48: Day 7. Blakey ridge to Robin Hoods Bay. 24 miles Terrain – hilly up until the last moment, v windy20% rain, 1% sun The last day. Apologies for posting this 24 hours late but euphoria at finishing and seeing my family (and a bottle of champagne) dramatically altered my Saturday evening priorities Blakey Ridge is the bleakest, most barren area ever seen. There was a strong, chill Northerly wind blowing when we left. Iain set of an hour earlier, but after realising he was going in the wrong direction after half a mile, turning round and getting back to the pub, his lead was down to 30 minutes. There’s a man who always goes the extra mile! The ground was good – flat tarmac right up on the top but after running 4 miles in a long horseshoe curve around the ridge the Lion Inn was still clearly visible, a morale sapping sight. The relentless bitter wind penetrated 4 layers of clothing, making me regret the lack of gloves. Although there is a strange lonesome, melancholy beauty to the moors it’s not a place to go to feel happy. No wonder it's the setting for unrequited love and tragedy. We finally descended to Glaisdale to find a village shop with sausage rolls and a pork pie (the food of champions). We then trudged through muddy woods following the river and the railway line, passing the steam engines at Grosmont. We were then forced to ride another rollercoaster up and down the hills heading directly east. The cold wind and rain kept buffeting us sideways and whenever we felt we were nearly back to civilization the route threw up another short stretch of boggy moor or 33% gradient. Conversation became pretty desperate .... you know you’re in trouble when you have a 10 minute debate on what flavour crisp you would have if only one was allowed for the rest of your life! The excitement grew and suddenly we could see the sea. Nearly there? No – that was Whitby – Robin Hoods Bay was still another 8 miles to go. It was only a matter of time until we crested a hill and there was a clear view down to the finish line, 2 miles away. Suddenly the legs were fresh, the joints loose and the pain a distant memory. We crossed a couple of fields and before we knew it we were at the slipway in Robin Hoods Bay with a huge crowd waiting. Not all for us – being a Saturday there were groups of walker turning up every 10 minutes, but none who had done the whole route in 7 days! The most welcoming site of all was seeing Mags and the children, champagne in hand. We raised a glass with our feet soaked by the huge North Sea waves rolling up the slipway. The euphoria and relief were overwhelming. I can’t believe it’s all over and suddenly the whole week seemed like an amazing, lifetime achievement rather than a gruelling ordeal! All our goals have been achieved, for worthwhile causes close to our hearts. We couldn’t have done it without the massive support from our wives, families, our kind hosts at the B&Bs and our multitude of sponsors!!!!!

49: They are in and safe. Their journey has taken them across the country,up and down precipitous peaks,through bogs,across limestone pavements and then through the harrowing winds of the Dales.Their challenge is complete and the journey of a lifetime at an end. Thank you to all of you for your donations and your support over the last few months,you have all been wonderful. Clare x That is fantastic news, you must be so relieved. The blog from his friend was a tear jerker, that's for sure. I hope Iain is not in too much pain. I bet you and the children can't wait to see him.Marcia Xx Clare - what a fantastic and heroic effort!! hope he is in one piece. Love ,Geoff & Emma xxxx Fab, well done to you bothxxxxxxxxxxx Sarah WELL DONE ,must have been agony, not just for Iain but also Clare just waiting for news, If I was still SP I would insist on Iain taking a week off as a reward for his supreme effort. I'm sure that he will stick to golf now,at least it's just a short walk by his standards ! Love Derrick & Margaret . congratulations. we have enjoyed receiving your reports.sleep well. with love brenda and barry. Wonderful news - Iain, not forgetting the support you and the children have provided, has inspired and uplifted us all to hopefully do something adventurous in the future, but maybe...uh...not quite so precarious! Regards and I hope his landing was soft....lol Bobby lots of love and HUGE CONGRATULATIONS The Cunninghams x What a fantastic achievement, time for rest and recuperation. Best wishes. Nick Fantastic - brilliantly done - please send our congratulations and love - Nick, Jules and the boys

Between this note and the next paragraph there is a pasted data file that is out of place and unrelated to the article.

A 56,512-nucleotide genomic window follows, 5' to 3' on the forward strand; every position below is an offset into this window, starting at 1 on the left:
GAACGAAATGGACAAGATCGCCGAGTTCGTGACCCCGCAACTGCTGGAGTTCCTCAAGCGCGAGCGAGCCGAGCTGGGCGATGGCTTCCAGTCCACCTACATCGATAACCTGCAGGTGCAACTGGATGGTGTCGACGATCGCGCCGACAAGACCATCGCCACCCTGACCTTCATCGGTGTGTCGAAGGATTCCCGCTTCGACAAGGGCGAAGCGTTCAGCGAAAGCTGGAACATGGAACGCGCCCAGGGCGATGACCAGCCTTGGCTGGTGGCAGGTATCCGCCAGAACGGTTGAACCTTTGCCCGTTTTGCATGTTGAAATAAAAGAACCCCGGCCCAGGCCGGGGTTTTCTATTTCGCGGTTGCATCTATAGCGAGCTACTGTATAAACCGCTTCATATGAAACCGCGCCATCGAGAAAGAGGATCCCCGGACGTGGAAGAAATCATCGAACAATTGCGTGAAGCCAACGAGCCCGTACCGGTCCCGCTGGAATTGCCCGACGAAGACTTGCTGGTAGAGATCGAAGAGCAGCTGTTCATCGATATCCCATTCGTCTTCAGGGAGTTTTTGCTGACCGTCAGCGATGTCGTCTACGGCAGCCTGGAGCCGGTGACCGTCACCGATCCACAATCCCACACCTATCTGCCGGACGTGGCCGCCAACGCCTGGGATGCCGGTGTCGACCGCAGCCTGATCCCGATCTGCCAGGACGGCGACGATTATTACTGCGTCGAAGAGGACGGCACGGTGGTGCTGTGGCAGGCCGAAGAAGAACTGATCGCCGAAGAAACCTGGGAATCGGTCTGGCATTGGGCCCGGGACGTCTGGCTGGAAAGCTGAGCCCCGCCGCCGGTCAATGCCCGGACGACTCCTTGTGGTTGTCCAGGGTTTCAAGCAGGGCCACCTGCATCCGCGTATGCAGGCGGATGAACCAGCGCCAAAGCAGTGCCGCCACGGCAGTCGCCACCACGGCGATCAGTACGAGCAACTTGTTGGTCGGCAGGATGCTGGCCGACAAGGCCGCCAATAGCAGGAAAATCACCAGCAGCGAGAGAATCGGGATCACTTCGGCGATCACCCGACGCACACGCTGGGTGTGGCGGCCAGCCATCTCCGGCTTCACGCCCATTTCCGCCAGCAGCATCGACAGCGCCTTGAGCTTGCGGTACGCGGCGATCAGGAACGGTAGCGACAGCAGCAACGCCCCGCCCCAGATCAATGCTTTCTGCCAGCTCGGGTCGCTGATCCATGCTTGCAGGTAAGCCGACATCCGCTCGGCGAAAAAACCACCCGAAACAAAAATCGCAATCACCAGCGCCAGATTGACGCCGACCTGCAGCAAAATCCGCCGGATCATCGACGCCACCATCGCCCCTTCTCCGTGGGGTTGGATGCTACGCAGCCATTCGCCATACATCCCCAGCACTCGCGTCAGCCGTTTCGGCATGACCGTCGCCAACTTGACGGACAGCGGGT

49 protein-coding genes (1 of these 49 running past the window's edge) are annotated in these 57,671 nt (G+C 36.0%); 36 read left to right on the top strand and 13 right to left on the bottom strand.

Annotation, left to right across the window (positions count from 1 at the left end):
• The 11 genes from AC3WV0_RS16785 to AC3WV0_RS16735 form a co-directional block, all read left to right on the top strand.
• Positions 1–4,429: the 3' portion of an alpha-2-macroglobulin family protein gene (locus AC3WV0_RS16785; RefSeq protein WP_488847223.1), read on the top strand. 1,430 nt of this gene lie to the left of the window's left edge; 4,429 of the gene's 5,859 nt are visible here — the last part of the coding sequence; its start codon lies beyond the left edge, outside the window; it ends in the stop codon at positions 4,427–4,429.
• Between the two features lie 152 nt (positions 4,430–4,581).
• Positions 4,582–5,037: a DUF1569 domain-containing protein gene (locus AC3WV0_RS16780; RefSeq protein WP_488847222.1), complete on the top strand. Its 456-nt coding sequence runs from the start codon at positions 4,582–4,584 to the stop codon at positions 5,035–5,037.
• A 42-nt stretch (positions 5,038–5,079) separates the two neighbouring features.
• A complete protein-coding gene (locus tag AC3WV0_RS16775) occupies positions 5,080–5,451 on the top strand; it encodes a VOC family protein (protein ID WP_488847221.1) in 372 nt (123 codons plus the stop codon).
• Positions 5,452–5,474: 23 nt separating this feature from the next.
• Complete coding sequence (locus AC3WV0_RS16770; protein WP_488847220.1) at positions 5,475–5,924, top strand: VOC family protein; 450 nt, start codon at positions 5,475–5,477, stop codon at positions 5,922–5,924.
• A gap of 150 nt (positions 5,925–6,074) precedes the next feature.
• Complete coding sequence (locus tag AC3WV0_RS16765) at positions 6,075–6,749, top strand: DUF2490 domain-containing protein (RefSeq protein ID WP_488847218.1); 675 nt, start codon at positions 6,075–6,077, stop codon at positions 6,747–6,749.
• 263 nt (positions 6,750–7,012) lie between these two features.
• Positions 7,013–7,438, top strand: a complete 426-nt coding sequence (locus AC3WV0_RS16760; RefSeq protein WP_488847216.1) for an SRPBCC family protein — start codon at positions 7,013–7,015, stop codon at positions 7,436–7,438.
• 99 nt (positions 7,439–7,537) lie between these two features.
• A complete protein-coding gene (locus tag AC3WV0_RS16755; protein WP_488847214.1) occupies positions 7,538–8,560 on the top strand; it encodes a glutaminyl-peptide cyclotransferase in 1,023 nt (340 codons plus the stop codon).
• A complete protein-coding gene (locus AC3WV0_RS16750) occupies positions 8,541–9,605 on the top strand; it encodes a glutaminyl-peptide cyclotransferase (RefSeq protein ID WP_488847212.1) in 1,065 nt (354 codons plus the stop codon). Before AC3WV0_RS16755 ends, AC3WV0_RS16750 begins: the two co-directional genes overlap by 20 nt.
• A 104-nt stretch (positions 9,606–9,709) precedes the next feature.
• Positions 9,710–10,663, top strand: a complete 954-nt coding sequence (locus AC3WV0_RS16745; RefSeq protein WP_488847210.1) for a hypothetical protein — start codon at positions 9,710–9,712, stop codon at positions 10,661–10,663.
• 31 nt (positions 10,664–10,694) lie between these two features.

50: Tell Iain we think what he did was awesome.Love A The relief is immense - what it must be like for you I just don't know, and for Iain and Tim, I will never be able to comprehend. Well done all of you | Pass on our congratulations to Iain – we have been reading the daily updates and wincing at the obvious pain they have put themselves through He should relax and focus on pies and beer from now until Christmas!James and Sheila Well done ! I have been following progress through Clare’s emails. A great achievement ! Suppose I should now challenge you to golf with your feet in the state they are as probably my only chance of beating you !Charlie Carter What a relief for you and, of course, the superhuman one! Fantastic effort. Incredible endurance. Mind over matter. You must all feel such pride in such an achievement and such a fitting tribute to your friend.Rosemary x Glad that the epic ordeal is safely over. Please give our love and congratulations to Iain and tell him that we admire his courage, grit and endurance to complete the feat. Bravo!!! Love to you allDad and Dawn XXXXX We are all so glad that Iain is safely back, and hope that he is not too drained mentally and physically that he can't savour the achievement.We are proud to be his friend and hope to hear all about his adventures when he is up to it.We wish him a speedy recovery and a happy birthday for Tuesday.Enjoy your well-deserved rest, Iain. Well done what a tremendous achievement, now enjoy a well earned rest! Love and best wishes. Keith & Jenny

51: What an absolutely amazing achievement - words are not enough - well done Iain - Clare too - I am sure you 'walked' every mile with Iain. Kind regards Norma massive congratulations on a truly heroic task, well done. Do you need a doctor? Jeremy Thank goodness for that. I felt worried about him all of last week, so goodness knows what you must have been going through.Karina xxx absolutely fantastic performance chaps. heroic ,hardcore,ahedonistic. the pain will fade,but the memories most certainly won't. well done Paul and erin Hello CT......Good heavens ........What an ordeal I can't believe how brave he has been, am full of admiration .Rachael would have been so proud of him and humbled that he did it for her. I hope in a few days time he will begin to feel something like normal again. Love to you all Mariann x